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Already, there are quirky art installations everywhere that bring the city's heritage alive.

If you have time, it's worth stopping by beforehand at the Musée du Vieux Toulon at 10 rue Saint Andrieu, a treasure trove for anyone interested in history.

In the 1950s its bars, restaurants and brothels were strictly off-limits to American sailors on shore leave.

The best starting point is on the place Louis Blanc, where you can stop by the Tourist Office for a large-scale map of the city centre.

But, for a tasty street snack, don't miss the little stall selling cade, a Toulon speciality made of ground chickpeas - similar to the panisse of Marseille or the socca of Nice, but less fatty, since it's not fried but baked in the oven in a round pizza-style dish.

Called cade after , the Italian for hot, this snack can be either savoury (flavoured with olives anchovies, cumin, you name it... If you miss the market, you can buy it nearby at La Cade à Dédé, 17 rue Charles Poncy.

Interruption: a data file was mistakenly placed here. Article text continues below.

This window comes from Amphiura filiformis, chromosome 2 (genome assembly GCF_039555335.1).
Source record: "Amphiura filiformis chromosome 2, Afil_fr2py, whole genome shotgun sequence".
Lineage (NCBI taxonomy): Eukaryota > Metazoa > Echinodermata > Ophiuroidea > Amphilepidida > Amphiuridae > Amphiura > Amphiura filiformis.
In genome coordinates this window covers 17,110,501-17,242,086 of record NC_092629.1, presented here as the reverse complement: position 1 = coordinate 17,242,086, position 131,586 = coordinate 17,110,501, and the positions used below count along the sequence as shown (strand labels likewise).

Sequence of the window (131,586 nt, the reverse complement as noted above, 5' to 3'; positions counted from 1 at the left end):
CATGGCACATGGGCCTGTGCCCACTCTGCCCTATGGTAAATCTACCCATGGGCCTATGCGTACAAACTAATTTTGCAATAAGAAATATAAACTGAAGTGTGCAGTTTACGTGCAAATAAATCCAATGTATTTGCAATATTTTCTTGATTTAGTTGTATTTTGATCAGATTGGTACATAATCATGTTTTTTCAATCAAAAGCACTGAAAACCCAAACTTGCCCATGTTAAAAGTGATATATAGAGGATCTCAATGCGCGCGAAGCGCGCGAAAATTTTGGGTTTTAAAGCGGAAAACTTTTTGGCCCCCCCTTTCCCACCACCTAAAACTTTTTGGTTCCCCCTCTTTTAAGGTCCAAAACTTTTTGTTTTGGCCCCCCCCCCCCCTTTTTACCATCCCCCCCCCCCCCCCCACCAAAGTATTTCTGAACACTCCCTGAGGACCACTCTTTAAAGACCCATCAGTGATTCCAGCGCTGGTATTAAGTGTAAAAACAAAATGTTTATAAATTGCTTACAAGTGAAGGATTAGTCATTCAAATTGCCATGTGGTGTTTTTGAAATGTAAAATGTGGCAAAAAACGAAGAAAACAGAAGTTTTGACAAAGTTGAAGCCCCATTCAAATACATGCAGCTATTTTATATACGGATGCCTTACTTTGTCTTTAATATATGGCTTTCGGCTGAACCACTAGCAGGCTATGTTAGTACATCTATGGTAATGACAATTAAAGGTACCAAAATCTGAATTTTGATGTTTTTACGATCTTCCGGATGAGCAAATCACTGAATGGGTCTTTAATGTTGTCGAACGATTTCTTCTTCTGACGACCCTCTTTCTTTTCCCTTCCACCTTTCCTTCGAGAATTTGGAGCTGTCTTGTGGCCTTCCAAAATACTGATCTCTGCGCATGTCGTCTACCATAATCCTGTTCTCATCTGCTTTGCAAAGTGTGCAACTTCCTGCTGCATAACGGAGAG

Click here to read about Toulon's beaches and the picturesque quarter of Le Mourillon, here to read about the harbour, naval base and maritime museum, here to read about the cable car ride up Mont Faron and here to find out about the Toulon Rugby Club and its legendary Stade Mayol.

This part of Toulon is compact and you can easily visit the sights mentioned here in a leisurely couple of hours' stroll.

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